Reid Medlin ’09 (’15 DPT) is relying on his training as a cardiopulmonary physical therapist during the COVID-19 pandemic; he credits the versatility of training with how those in the profession have responded to the virus.
Medlin, a Rockingham County, North Carolina native, has worked as a physical therapist at Duke University Hospital since completing the Doctor of Physical Therapy program. On a typical day, Medlin works with patients to prepare them for major operations, such as heart surgery.
“I may just be teaching someone who is waiting for a heart transplant how to get up and move so they can keep their heart functions strong,” Medlin explained. “This can result in better outcomes because they were conditioned appropriately beforehand. […] “It’s tying all the pieces together to help them understand what their body is going through so they can improve over time.”
As the COVID-19 pandemic intensifies, Medlin said the role of a physical therapist in a hospital setting could evolve in order to assist in patient care; organizations are developing practice guidelines in response to the pandemic.
“It’s not that we’re trying to blindly go in and do whatever we can,” Medlin said. “It’s important to realize that we might have a limit to where other providers need to step in and get these patients over a hump.”
Medlin explained many ways in which a physical therapist might be called upon to assist in patient care. For example, a physical therapist could teach breathing exercises, assist in airway clearance, or provide strengthening exercises.
For COVID-19 patients who might need breathing support from a ventilator, Medlin said positioning them in different ways may help with getting oxygen to the lungs.
“Our role really has the potential to ramp up before someone becomes critically ill or after they’ve successfully survived the critical medical issues that stem from COVID-19,” Medlin said. “Then, we can really get in and help improve their functional quality of life and get up and start moving again.”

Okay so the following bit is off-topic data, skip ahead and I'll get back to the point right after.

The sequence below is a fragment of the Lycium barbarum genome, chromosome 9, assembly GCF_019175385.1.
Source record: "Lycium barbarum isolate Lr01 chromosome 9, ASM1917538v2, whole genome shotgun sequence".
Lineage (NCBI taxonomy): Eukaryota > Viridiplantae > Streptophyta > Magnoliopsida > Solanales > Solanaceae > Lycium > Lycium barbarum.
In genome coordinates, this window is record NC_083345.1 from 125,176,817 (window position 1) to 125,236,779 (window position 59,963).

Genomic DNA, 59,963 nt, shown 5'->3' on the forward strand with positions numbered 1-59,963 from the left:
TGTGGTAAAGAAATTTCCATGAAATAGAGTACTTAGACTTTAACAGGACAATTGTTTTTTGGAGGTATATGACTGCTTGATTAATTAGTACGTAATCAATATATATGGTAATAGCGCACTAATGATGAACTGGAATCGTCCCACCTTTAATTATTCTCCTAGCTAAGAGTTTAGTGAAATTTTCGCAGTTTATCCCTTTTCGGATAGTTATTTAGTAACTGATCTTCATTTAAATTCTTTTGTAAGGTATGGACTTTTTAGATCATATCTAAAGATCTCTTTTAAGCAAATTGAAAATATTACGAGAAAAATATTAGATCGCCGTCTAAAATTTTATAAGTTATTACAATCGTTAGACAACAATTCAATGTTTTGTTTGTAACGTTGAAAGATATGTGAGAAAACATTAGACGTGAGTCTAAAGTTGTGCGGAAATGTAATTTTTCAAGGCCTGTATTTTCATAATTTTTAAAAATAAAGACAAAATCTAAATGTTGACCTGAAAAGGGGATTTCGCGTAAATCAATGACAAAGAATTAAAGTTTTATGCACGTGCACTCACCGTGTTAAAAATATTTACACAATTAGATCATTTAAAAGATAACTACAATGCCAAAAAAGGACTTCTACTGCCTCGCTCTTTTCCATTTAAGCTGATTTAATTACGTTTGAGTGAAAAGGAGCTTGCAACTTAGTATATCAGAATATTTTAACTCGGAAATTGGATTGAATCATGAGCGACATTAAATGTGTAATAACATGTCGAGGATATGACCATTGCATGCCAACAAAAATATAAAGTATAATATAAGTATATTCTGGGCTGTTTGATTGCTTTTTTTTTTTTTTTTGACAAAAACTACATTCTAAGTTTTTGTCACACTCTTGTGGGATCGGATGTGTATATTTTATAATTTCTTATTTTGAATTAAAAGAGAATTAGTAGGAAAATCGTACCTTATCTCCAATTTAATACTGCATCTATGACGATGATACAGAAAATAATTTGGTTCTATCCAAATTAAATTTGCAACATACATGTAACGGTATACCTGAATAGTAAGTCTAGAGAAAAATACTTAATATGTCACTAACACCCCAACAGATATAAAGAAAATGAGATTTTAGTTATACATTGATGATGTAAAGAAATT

Medlin, who co-teaches a cardiopulmonary course in the DPT program alongside alumnus Sean Lowers ’09, said a physical therapist also might be able to work with COVID-19 patients in order to minimize fluid collection in lungs, which might delay or avoid intubation or time in the intensive care unit.
While Medlin has not yet treated a patient with COVID-19, he said he feels a heightened sense of preparedness, particularly as the virus continues to spread across North Carolina.
“That mindset of being open and being able to be versatile and make quick changes on the fly has really helped me and helps us as a profession,” Medlin said. “A lot of us are doing things to help prepare, but I think a lot of us don’t understand how big it’s going to be.”
He credited the rigor of the DPT program with training him to think through issues to provide high-quality patient care.
“They do a really good job of training us to be well-rounded clinicians who are open minded for whatever we’re up against,” Medlin said. “We’re treating the person as a whole.”
Medlin said the interdisciplinary nature of work in physical therapy is another advantage, particularly when faced with a pandemic.
“As a PT, we have our own opinions about things, but we’re always having to communicate with doctors and nurses and other providers about what we think is happening,” Medlin said. “I’m still around those providers; I’m still able to go to work and make an impact on this horrible virus.”
U.S. News & World Report recently ranked the DPT program as #9 in the country. The DPT program is housed in the Department of Allied Health Sciences’ Division of Physical Therapy.